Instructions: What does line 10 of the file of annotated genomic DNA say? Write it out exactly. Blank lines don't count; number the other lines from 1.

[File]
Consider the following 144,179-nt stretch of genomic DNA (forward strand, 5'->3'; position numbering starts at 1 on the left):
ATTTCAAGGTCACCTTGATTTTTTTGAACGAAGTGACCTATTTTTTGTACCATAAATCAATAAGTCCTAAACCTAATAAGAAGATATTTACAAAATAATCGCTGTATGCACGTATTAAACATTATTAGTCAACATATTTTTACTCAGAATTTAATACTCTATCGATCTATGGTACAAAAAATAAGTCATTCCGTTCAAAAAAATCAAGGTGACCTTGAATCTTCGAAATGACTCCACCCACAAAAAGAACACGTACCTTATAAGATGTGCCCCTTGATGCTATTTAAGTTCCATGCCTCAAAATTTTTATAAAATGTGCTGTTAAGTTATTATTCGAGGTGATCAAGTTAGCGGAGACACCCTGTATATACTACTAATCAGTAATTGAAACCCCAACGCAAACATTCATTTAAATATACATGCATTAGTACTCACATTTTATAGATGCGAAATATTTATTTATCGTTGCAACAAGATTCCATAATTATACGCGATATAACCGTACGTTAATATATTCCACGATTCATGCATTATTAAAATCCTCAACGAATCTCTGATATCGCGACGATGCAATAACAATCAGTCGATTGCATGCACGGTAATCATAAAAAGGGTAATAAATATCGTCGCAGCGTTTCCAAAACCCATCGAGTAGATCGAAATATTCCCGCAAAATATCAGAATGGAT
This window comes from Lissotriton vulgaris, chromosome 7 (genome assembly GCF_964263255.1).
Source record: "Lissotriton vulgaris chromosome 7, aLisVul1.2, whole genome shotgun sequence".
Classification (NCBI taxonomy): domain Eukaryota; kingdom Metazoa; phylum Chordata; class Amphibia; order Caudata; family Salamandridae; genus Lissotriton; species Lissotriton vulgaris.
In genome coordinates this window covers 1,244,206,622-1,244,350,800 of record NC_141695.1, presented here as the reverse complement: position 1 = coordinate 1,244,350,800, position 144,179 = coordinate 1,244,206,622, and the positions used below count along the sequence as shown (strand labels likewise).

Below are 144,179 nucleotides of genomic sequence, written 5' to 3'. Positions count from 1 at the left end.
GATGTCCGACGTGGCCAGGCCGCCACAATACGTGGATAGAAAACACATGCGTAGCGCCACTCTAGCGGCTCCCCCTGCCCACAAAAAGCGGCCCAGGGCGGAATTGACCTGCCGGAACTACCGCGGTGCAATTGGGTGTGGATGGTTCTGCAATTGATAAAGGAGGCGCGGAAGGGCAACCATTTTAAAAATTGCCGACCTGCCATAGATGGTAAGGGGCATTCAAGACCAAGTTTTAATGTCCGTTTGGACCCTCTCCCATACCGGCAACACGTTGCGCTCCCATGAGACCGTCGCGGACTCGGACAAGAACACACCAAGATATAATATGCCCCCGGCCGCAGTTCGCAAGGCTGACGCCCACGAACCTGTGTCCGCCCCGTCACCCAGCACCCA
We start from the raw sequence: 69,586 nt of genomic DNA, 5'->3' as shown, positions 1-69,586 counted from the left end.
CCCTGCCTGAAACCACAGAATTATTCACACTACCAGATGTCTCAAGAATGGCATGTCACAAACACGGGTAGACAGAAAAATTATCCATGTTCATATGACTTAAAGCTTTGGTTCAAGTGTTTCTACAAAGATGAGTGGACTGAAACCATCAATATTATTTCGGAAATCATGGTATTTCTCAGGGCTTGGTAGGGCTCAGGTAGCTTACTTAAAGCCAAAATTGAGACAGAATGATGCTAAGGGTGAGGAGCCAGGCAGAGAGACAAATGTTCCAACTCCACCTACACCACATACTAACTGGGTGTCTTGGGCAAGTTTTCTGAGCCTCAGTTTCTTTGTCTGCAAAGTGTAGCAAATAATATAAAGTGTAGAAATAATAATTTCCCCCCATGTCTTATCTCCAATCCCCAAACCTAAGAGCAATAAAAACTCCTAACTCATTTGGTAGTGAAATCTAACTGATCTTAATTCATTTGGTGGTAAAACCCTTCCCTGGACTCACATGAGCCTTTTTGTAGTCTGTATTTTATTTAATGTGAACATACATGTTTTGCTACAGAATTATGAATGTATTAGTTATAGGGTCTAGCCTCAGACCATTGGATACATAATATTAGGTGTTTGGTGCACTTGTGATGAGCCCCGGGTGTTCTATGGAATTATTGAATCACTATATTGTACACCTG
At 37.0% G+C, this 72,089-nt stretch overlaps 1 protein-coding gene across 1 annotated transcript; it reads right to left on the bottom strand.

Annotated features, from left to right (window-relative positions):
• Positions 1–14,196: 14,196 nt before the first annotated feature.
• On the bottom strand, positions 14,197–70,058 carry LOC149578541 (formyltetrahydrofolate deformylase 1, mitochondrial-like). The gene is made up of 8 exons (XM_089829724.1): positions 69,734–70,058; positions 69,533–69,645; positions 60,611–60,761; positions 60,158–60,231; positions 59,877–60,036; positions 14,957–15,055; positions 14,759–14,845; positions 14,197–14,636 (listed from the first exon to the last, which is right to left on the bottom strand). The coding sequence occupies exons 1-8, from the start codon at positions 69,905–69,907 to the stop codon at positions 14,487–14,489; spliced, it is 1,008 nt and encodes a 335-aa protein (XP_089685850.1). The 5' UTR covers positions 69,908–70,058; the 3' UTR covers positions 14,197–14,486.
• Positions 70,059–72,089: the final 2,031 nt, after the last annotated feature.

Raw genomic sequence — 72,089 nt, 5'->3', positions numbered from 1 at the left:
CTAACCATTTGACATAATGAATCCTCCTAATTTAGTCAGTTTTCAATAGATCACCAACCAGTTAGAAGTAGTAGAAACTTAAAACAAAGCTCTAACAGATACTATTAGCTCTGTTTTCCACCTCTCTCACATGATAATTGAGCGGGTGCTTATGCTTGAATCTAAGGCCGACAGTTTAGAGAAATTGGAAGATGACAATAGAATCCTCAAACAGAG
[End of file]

CCCTGCCTGAAACCACAGAATTATTCACACTACCAGATGTCTCAAGAATGGCATGTCACAAACACGGGTAGACAGAAAAATTATCCATGTTCATATGACTTAAAGCTTTGGTTCAAGTGTTTCTACAAAGATGAGTGGACTGAAACCATCAATATTATTTCGGAAATCATGGTATTTCTCAGGGCTTGGTAGGGCTCAGGTAGCTTACTTAAAGCCAAAATTGAGACAGAATGATGCTAAGGGTGAGGAGCCAGGCAGAGAGACAAATGTTCCAACTCCACCTACACCACATACTAACTGGGTGTCTTGGGCAAGTTTTCTGAGCCTCAGTTTCTTTGTCTGCAAAGTGTAGCAAATAATATAAAGTGTAGAAATAATAATTTCCCCCCATGTCTTATCTCCAATCCCCAAACCTAAGAGCAATAAAAACTCCTAACTCATTTGGTAGTGAAATCTAACTGATCTTAATTCATTTGGTGGTAAAACCCTTCCCTGGACTCACATGAGCCTTTTTGTAGTCTGTATTTTATTTAATGTGAACATACATGTTTTGCTACAGAATTATGAATGTATTAGTTATAGGGTCTAGCCTCAGACCATTGGATACATAATATTAGGTGTTTGGTGCACTTGTGATGAGCCCCGGGTGTTCTATGGAATTATTGAATCACTATATTGTACACCTG